information, etc, can occur undetected.

The spacetime cloak of figure 1(b) is symmetric, in

that uniform illumination from the right will avoid the same

cloaked events for an observer located sufficiently far to the

left. As conceived by the symmetric transformation in the

x–t plane of figure 1(b), some rays in the medium will be

required to have a phase speed exceeding the vacuum speed

of light (e.g. ray A in the inset) and some rays very close

to the cloaked region (e.g. ray B) propagate backwards in

time. Superluminal ray trajectories, which occur in purely

spatial cloaks and in plasma propagation above the plasma

frequency, are characterized by the phase velocity exceeding

the vacuum speed of light, and are known to be compatible

with special relativity [5]. Waves travelling backwards in time

are precisely the interpretation of waves undergoing negative

phase velocity propagation, or negative refraction, where the

reversal of time in the wave’s phase φ = k · r−ωt is equivalent

to the reversal of the direction of the wavevector k with respect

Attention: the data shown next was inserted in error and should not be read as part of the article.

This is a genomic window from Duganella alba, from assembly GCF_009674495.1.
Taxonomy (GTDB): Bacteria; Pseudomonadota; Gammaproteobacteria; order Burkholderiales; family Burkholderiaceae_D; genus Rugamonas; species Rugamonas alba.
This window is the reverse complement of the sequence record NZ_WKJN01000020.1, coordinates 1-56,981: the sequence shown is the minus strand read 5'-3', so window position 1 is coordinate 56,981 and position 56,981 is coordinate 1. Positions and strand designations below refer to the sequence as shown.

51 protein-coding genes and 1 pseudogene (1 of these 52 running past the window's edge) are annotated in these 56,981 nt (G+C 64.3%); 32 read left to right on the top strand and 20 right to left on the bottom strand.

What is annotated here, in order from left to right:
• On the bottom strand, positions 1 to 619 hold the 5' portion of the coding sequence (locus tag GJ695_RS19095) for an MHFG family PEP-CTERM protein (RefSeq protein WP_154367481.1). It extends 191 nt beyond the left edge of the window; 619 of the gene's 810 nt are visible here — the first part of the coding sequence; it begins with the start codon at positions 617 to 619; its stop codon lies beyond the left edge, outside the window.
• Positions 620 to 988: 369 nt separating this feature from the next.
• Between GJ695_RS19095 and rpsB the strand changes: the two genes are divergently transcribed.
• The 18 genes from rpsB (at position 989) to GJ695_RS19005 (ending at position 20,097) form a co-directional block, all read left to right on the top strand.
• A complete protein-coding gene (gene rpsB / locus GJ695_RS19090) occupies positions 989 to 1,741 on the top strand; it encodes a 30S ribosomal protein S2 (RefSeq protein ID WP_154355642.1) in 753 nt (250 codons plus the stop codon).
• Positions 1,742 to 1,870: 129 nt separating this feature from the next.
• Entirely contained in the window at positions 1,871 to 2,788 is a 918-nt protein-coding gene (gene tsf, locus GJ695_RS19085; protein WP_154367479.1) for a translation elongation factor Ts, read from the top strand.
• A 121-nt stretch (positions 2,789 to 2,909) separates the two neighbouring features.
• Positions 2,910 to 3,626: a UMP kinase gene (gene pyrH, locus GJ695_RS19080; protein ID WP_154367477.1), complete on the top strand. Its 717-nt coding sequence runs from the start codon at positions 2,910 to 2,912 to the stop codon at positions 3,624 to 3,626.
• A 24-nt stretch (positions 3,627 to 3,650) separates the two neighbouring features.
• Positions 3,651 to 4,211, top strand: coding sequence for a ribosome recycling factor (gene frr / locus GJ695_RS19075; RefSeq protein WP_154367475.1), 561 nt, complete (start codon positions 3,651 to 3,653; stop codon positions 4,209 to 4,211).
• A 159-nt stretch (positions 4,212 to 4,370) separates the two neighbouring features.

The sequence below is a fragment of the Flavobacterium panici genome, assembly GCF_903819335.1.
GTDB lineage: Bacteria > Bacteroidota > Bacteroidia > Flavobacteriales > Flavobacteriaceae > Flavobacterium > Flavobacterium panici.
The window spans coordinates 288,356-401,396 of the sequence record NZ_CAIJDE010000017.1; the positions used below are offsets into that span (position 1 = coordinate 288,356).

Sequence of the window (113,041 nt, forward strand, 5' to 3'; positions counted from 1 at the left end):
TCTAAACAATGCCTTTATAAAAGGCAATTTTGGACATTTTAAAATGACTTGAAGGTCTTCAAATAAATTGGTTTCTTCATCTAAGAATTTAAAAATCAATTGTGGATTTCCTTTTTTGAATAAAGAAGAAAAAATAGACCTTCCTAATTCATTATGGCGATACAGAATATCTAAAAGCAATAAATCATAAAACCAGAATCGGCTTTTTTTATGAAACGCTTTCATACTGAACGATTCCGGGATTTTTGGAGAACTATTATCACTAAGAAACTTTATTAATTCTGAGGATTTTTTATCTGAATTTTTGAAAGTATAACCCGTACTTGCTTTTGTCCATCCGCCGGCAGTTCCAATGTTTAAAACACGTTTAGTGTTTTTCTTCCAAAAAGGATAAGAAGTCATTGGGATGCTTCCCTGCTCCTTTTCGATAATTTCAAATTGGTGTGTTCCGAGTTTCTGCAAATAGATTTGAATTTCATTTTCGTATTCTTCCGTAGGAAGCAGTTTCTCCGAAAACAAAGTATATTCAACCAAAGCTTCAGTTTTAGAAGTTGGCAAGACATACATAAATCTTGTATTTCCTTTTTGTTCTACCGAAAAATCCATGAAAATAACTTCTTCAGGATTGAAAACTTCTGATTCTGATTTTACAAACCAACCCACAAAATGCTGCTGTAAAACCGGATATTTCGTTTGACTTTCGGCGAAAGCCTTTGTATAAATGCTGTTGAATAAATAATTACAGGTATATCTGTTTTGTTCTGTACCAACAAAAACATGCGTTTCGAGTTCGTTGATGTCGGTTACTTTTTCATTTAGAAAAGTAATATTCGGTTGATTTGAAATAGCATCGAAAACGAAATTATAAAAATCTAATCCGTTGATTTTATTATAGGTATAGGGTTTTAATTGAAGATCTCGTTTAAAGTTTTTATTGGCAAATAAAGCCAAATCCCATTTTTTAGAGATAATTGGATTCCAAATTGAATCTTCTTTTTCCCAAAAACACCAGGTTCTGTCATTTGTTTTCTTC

to electromagnetic flux [6]. However, both superluminal and

negative phase waves, though accessible through appropriate

metamaterials design, can, through similar design ingenuity,

both be avoided in the spacetime cloak, as we discuss next.

3. Simplified designs

Referring to figure 2, the coordinate transformation is now

carried out against a background of a uniform medium of

refractive index n > 1, rather than vacuum. The complete

transformation consists of a Lorentz transformation into a

frame in which the rays are vertical, opening the void via

a ‘curtain map’, followed finally by an inverse Lorentz

transformation back into the medium rest frame (see the

appendix for further details). The construction is such that

stretched shifted compressed

sd 2d sd

t

x

cloaked

cloaked

Cloaked

Rays

Uncloaked Rays

Fast

Slow Slow

Fast

Figure 3. Spacetime cloak based on refractive index switching. (a)

The base space is a medium of refractive index n with an inner

region of width 2d surrounded by two outer regions of extent sd

identified. For −(1 + s)d x < 0 the transformation is given by x = (s + 2)(s + 1) −1x + d for t nx and by x = s(s + 1) −1x − d for t > nx. For 0 x < (s + 1)d the transformation is given by x = s(s + 1) −1x + d for t nx and by x = (s + 2)(s + 1) −1x − d for t > nx. All other regions are unaffected. All rays are sub-luminal

provided n(1 + 1)(s + 2)